In the wake of nationwide protests about racism and police brutality, the Brookhaven Police Department created a “Transparency Project” campaign that included publicizing arrest and use-of-force statistics by race. But the arrest statistics gave an unclear picture because BPD only reported Hispanic arrestees as White, a choice the department made despite the city’s large Hispanic population.
BPD this year requires officers to record whether a person is “Hispanic” or “non-Hispanic” in arrests, which shows that Hispanic people are overrepresented in arrests compared to the city’s population. BPD’s explanation for the lack of the ethnicity category until this year was that state reporting guidelines didn’t have it, either, though local departments have always had the option to report ethnicity.
Brookhaven covers part of the famous Buford Highway immigrant corridor, home to a large Hispanic population as well as the BPD headquarters. Experts say that such variations in reporting are a common problem in arrest and use-of-force statistics.
BPD has arrested 1,706 people in 2020 as of Sept. 30, according to data provided through an open records request. A majority of the White arrestees identified as Hispanic.
Of the 986 White people arrested in 2020 as of Sept. 30, 63% identified as Hispanic and 32% did not, according to police data.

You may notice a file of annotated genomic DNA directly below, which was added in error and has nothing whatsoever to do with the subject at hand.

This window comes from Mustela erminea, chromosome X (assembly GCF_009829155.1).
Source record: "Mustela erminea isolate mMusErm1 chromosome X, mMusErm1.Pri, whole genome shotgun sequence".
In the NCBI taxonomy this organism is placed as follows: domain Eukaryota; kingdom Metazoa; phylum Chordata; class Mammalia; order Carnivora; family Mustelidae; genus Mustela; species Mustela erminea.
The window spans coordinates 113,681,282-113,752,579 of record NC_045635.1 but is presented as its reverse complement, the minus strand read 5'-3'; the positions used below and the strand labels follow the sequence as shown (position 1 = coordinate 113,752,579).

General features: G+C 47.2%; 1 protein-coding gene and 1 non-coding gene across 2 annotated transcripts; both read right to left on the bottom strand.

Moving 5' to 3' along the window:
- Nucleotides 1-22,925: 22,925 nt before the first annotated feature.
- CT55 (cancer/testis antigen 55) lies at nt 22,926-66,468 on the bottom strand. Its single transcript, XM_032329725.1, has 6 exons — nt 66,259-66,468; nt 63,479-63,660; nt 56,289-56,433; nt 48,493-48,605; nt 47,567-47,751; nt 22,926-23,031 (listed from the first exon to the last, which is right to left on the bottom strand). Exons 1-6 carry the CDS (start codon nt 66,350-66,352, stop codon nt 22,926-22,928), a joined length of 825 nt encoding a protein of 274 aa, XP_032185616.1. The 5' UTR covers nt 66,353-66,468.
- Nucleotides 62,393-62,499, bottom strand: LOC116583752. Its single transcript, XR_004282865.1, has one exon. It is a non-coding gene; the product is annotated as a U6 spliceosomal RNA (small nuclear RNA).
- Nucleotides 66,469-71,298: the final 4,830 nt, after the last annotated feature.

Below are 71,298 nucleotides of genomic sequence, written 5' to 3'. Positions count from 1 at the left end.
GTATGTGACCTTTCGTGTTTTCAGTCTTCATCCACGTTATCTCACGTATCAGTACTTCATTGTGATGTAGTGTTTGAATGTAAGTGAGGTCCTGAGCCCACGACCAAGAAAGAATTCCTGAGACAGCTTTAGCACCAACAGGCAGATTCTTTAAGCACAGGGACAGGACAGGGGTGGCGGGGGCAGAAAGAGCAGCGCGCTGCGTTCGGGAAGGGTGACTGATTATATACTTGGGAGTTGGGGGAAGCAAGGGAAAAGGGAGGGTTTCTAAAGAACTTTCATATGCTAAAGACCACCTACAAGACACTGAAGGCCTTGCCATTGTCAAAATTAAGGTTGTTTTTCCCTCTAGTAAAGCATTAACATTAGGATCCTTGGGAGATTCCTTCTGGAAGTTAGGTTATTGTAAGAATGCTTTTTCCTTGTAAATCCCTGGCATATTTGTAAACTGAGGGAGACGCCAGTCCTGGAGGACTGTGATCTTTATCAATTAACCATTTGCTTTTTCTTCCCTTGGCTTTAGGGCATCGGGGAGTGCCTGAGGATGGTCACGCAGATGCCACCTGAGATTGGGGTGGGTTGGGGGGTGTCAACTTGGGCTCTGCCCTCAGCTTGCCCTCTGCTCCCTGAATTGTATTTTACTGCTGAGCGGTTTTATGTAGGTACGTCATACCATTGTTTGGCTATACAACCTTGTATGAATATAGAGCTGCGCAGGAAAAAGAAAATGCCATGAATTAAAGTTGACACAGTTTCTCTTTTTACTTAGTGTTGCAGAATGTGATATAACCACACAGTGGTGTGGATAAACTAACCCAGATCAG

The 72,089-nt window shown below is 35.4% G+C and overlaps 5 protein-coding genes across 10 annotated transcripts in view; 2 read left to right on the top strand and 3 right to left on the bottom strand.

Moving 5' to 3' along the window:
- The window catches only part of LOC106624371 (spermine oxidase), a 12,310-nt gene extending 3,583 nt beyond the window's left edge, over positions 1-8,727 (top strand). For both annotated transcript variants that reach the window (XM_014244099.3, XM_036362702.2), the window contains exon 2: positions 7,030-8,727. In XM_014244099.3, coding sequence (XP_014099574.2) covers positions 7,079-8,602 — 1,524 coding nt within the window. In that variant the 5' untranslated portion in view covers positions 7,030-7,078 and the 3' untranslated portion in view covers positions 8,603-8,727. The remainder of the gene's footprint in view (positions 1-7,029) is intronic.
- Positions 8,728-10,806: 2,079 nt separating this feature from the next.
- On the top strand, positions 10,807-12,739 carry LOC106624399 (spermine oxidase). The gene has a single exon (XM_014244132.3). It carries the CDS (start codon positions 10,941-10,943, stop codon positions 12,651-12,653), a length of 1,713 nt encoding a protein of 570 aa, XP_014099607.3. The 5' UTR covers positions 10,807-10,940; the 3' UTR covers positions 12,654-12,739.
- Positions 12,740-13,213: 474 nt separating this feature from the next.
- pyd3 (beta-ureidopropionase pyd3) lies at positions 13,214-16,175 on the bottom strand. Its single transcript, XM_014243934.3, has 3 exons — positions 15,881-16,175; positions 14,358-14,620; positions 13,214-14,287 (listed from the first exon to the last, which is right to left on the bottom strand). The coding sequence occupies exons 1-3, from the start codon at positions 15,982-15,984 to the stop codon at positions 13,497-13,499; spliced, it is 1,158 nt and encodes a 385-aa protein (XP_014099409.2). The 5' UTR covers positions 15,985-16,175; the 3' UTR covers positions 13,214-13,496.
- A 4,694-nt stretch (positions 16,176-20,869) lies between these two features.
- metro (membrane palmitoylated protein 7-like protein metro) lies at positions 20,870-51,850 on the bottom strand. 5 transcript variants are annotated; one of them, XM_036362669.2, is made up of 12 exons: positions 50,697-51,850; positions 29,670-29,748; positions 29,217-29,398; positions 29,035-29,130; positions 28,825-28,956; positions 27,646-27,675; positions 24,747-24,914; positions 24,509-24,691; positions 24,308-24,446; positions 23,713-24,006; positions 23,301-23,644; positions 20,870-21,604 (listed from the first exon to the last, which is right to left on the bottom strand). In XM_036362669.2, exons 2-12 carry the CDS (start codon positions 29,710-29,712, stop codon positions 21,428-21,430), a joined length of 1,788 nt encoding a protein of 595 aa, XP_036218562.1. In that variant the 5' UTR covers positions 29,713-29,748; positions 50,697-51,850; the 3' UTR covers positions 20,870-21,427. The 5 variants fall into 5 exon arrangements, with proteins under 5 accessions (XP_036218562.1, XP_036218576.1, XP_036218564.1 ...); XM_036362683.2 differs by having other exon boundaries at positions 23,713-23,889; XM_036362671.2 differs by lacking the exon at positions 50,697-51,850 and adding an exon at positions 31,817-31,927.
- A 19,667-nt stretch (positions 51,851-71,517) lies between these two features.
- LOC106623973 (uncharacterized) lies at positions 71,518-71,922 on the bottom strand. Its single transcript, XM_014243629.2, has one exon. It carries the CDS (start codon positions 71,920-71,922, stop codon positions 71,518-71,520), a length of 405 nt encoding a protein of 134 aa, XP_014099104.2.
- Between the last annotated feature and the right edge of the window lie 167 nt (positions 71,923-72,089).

For 2019 and earlier years, BPD only recorded race. Of the 3,066 arrests in 2019, about 61% of people arrested were White, 38% Black and 1% other, according to BPD’s “Transparency Project” report.
That data does not give any information about arrests of Hispanic people, though Hispanic people make up 23% of the city’s population, according to U.S. Census estimates for 2019. White people are about 58% of the population, Black 10%, Asian 6% and other 6%.
Hispanic people made up 37% of total arrests in 2020 as of Sept. 30.
In the arrest data from 2019 and earlier, spokesperson Lt. David Snively said, Hispanic people are considered “White.” But officers record race by their perception of a person’s skin color, Snively said, and do not ask a person their race.
Officers are now required to ask a person if they identify as Hispanic. Hispanic is defined as “a person of Cuban, Mexican, Puerto Rico, South or Central American, or other Spanish culture regardless of race,” Snively said.
When BPD transitioned to an updated crime-reporting system at the end of last year, it started keeping track of ethnicity as well, according to Snively.
“We decided to enforce ethnicity as a required field for our officers to include because we recognized that it would improve the quality of our reporting through increased precision of the data,” Snively said.
The department has a different demographic breakdown for its use of force reports from 2019 and earlier, which does include a “Hispanic” category.
The use-of-force reports are created by the department without using state or national guidelines, Snively said, which is why it has included an ethnic breakdown for at least the last four years.